Wednesday January 17, 2001
IRS Proposed Rules (REG-126100-00) on Reporting
Of Deposit Interest Paid to Nonresident Aliens
REG-126100-00 is scheduled to appear in the Federal Register Jan. 17, 2001.
DEPARTMENT OF THE TREASURY
Internal Revenue Service
26 CFR Parts 1 and 31
Guidance on Reporting of Deposit Interest Paid to Nonresident Aliens
AGENCY: Internal Revenue Service (IRS), Treasury.
ACTION: Notice of proposed rulemaking and notice of public hearing.
SUMMARY: This document contains proposed regulations that provide guidance on the reporting requirements for interest on deposits maintained at the U.S. office of certain financial
institutions and paid to nonresident alien individuals. These proposed regulations affect persons making payments of interest with respect to such a deposit. This document also provides a notice of public hearing on
these proposed regulations.
DATES: Written or electronic comments must be received by February 27, 2001. Requests to speak (with outlines of oral comments to be discussed) at the public hearing scheduled for
10 a.m. on March 21, 2001, must be received by February 27, 2001.
ADDRESSES: Send submissions to: CC:M&SP:RU (REG-126100-00), Room 5226, Internal Revenue Service, POB 7604, Ben Franklin Station, Washington, DC 20044. Submissions also may be
hand delivered Monday through Friday between the hours of 8 a.m. and 5 p.m. to: CC:M&SP:RU (REG-126100-00), Courier's Desk, Internal Revenue Service 1111 Constitution Avenue, NW., Washington, DC. Alternatively,
taxpayers may submit comments electronically via the Internet by selecting the ''Tax Regs'' option on the IRS Home Page, or by submitting comments directly to the IRS Internet site at
http://www.irs.gov/tax-regs/regslist.html. The public hearing will be held in Room 4718, Internal Revenue Building, 1111 Constitution Avenue, NW., Washington, DC.
FOR FURTHER INFORMATION CONTACT: Concerning the proposed regulations, Kate Y. Hwa (202), 622-3840 (not a toll free number); concerning submissions of comments, the hearing, and/or
to be placed on the building access list to attend the hearing, La Nita Van Dyke, (202) 622-7180 (not a toll free number).
Paperwork Reduction Act
The collection of information contained in this notice of proposed rulemaking has been submitted to the Office of Management and Budget for review in accordance with the Paperwork
Reduction Act of 1995 (44 U.S.C. 3507(d)). Comments on the collection of information should be sent to the Office of Management and Budget, Attn: Desk Officer for the Department of the Treasury, Office of
Information and Regulatory Affairs, Washington, DC 20503, with copies to the Internal Revenue Service, Attn: IRS Reports Clearance Officer, W:CAR:MP:FP:S:O, Washington, DC 20224. Comments on the collections of
information should be received by April 16, 2001. Comments are specifically requested concerning:
Whether the proposed collection of information is necessary for the proper operation of the functions of the IRS, including whether the information will have practical utility;
The accuracy of the estimated burden associated with the proposed collection of information (see below);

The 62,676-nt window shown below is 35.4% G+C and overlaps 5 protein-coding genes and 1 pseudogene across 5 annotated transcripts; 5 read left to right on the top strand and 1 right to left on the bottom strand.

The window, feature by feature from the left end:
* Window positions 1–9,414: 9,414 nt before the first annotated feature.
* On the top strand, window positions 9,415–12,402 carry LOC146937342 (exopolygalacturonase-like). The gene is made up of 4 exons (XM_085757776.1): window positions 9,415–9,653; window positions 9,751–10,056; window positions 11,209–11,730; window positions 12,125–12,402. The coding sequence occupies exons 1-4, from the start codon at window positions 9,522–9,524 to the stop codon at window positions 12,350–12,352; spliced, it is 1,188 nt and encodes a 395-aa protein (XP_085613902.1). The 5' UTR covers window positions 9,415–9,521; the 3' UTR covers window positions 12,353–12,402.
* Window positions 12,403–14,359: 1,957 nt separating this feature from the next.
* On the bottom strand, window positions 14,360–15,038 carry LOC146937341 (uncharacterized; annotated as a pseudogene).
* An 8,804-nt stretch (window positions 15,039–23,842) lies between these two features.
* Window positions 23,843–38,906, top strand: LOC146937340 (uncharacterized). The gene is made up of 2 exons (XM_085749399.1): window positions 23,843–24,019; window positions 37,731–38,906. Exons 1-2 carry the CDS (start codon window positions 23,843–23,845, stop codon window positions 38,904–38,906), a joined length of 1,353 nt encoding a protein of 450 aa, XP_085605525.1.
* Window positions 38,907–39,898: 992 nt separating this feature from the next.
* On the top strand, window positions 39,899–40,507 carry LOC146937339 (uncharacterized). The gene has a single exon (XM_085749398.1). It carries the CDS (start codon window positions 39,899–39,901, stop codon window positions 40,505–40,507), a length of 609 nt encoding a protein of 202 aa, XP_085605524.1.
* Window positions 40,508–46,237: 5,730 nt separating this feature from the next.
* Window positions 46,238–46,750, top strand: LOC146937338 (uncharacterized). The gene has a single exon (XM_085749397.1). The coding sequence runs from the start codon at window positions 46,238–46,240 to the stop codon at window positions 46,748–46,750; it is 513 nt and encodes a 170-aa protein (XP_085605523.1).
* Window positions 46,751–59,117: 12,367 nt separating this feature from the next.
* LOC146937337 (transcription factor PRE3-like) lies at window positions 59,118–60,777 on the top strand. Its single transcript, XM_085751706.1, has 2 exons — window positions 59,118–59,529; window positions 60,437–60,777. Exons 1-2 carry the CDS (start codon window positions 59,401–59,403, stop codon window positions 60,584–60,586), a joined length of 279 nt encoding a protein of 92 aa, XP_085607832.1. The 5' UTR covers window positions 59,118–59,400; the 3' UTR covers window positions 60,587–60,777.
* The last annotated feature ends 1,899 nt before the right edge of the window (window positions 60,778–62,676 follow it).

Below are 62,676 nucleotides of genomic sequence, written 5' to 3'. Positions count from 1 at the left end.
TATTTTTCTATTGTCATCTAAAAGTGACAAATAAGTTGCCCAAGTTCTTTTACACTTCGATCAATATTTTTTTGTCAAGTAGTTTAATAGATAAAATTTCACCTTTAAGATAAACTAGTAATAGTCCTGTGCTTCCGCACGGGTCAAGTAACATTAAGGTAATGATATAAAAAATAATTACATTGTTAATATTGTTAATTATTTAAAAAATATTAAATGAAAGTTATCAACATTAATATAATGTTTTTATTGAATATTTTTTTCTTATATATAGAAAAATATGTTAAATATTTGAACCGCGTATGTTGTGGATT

How the quality, utility, and clarity of the information to be collected may be enhanced;
How the burden of complying with the proposed collection of information may be minimized, including through the application of automated collection techniques or other forms of
information technology; and
Estimates of capital or start-up costs and costs of operation, maintenance, and purchase of service to provide information.
The collection of information in these proposed regulations is in §§1.6049-4(b)(5)(i), 1.6049-6(e)(4)(i), and (ii). This information is required to determine if taxpayers have
properly reported amounts received as income. The collection of information is mandatory. The likely respondents are businesses and other for-profit institutions.
The estimated average annual burden per respondent and/or recordkeeper required by §§1.6049-4(b)(5)(i), 1.6049-6(e)(4)(i), and (ii) will be reflected in the burdens of Forms W-8,
1042, 1042-S, and the income tax return of a foreign person.
Further, the estimated average annual burden per respondent and/or recordkeeper for the statement required by §1.6049-6(e)(4)(i) is as follows:
Estimated total annual reporting burden: 500 hours.
Estimated average annual burden per respondent: 15 minutes.
Estimated number of respondents: 2,000.
Estimated annual frequency of responses: annually.
An agency may not conduct or sponsor, and a person is not required to respond to, a collection of information unless the collection of information displays a valid control number
assigned by the Office of Management and Budget.
Books or records relating to a collection of information must be retained as long as their contents may become material in the administration of any internal revenue law.
Generally, tax returns and tax return information are confidential, as required by 26 U.S.C. 6103.
Background and Explanation of Provisions
The IRS previously determined that information concerning interest paid on deposits from U.S. bank accounts to nonresident alien individuals who are residents of Canada would be
significant in furthering its compliance efforts. Consequently, §1.6049-8(a) requires the reporting of such interest on a Form 1042-S.
The proposed regulations extend the information reporting requirement for bank deposit interest paid to nonresident alien individuals who are residents of other foreign countries.
This extension is appropriate for two reasons. First, requiring routine reporting to the IRS of all bank deposit interest paid within the United States will help to ensure voluntary compliance by U.S. taxpayers by
minimizing the possibility of avoidance of the U.S. information reporting system (such as through false claims of foreign status). Second, several countries that have tax treaties or other agreements that provide